What is more, how will farmers be able to take out bank loans if their properties which must secure those loans are not safe? Farmers need credit because of the inherent capital requirements of the sector where income is seasonal and operations are capital intensive. Nil compensation can place access to credit for listed properties in danger.

Agbiz understands the importance of land reform and has worked very hard to help with that. It has developed a plan for private financial institutions together with the government to finance black farmers wishing to acquire land.

Land reform can in any event be done without having to use expropriation without compensation. The government can buy farms under the existing law and has done so in the past. This has almost come to a standstill now, since about 2009.

Specific proposals

Aside from Agbiz’s opposition to the nil compensation provisions, Agbiz supports the Bill as it sets out the procedural checks and balances required to place an owner in an even bargaining position with the state during expropriation. The current, 1975 Act does not contain sufficient checks and balances required to adequately protect an owner or bond holders’ interests when expropriation takes place. A modern Bill is required to regulate the procedure as the Bill regulates the procedure for all expropriation including those done to build infrastructure. The Bill is not aimed at land reform alone. Agbiz makes several specific suggestions to improve the processes in the Bill. The main examples are:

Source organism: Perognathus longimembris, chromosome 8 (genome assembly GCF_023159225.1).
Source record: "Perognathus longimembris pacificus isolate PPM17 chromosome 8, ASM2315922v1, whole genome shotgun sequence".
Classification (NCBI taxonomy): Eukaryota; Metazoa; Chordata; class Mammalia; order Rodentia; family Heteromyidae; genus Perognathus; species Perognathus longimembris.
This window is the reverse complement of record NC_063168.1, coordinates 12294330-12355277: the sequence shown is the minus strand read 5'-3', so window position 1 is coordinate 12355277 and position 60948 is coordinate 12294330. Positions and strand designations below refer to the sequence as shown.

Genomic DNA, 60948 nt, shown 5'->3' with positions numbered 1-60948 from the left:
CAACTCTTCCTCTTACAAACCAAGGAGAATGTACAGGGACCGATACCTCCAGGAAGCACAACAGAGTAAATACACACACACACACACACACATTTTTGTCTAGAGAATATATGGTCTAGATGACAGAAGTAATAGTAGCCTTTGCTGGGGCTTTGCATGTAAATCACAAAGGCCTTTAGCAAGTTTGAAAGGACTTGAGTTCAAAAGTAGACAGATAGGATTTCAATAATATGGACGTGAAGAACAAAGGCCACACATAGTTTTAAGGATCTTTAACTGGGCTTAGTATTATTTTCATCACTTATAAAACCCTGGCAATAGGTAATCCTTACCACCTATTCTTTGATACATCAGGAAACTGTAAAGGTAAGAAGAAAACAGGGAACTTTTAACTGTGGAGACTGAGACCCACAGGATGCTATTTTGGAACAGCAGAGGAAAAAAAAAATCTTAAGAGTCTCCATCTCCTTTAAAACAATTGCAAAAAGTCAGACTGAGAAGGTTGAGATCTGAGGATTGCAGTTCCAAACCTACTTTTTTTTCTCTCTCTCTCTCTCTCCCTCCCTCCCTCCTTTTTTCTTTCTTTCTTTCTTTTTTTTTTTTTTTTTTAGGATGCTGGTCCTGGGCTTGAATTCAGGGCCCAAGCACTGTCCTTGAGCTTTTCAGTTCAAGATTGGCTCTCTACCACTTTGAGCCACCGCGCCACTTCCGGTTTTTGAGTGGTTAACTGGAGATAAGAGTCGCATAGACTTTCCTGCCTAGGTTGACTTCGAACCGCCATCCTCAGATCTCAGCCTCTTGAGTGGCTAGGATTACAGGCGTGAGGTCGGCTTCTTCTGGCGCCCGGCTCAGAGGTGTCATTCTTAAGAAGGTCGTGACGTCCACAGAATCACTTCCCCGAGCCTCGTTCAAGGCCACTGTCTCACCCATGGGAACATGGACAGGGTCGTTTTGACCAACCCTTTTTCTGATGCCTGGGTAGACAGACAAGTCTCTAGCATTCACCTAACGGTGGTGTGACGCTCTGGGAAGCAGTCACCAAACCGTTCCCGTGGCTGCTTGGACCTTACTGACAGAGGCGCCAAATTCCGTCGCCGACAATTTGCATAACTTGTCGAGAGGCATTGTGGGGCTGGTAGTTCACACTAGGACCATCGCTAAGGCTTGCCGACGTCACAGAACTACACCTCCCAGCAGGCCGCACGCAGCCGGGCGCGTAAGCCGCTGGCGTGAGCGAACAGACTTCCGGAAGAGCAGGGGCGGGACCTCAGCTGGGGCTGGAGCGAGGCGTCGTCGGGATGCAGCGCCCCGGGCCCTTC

• Agbiz suggests that farmers or other citizens whose properties have been lawfully expropriated should be given the first right to buy the property back if the state no longer requires it for the original purpose. This will ensure that the owner’s rights can be restored.
  • Certain definitions in the Bill have unintended consequences and should be amended.
  • There is a provision that the Minister must expropriate property on behalf of a state-owned enterprise such as Eskom if it is in the public interest. This can place the Minister in a compromised position. The Minister should have a choice to refuse the expropriation on other grounds such as the available budget to pay compensation.
  • When a property is evaluated, owners who suffer damages as the result of valuers gaining entry for inspections should be better protected.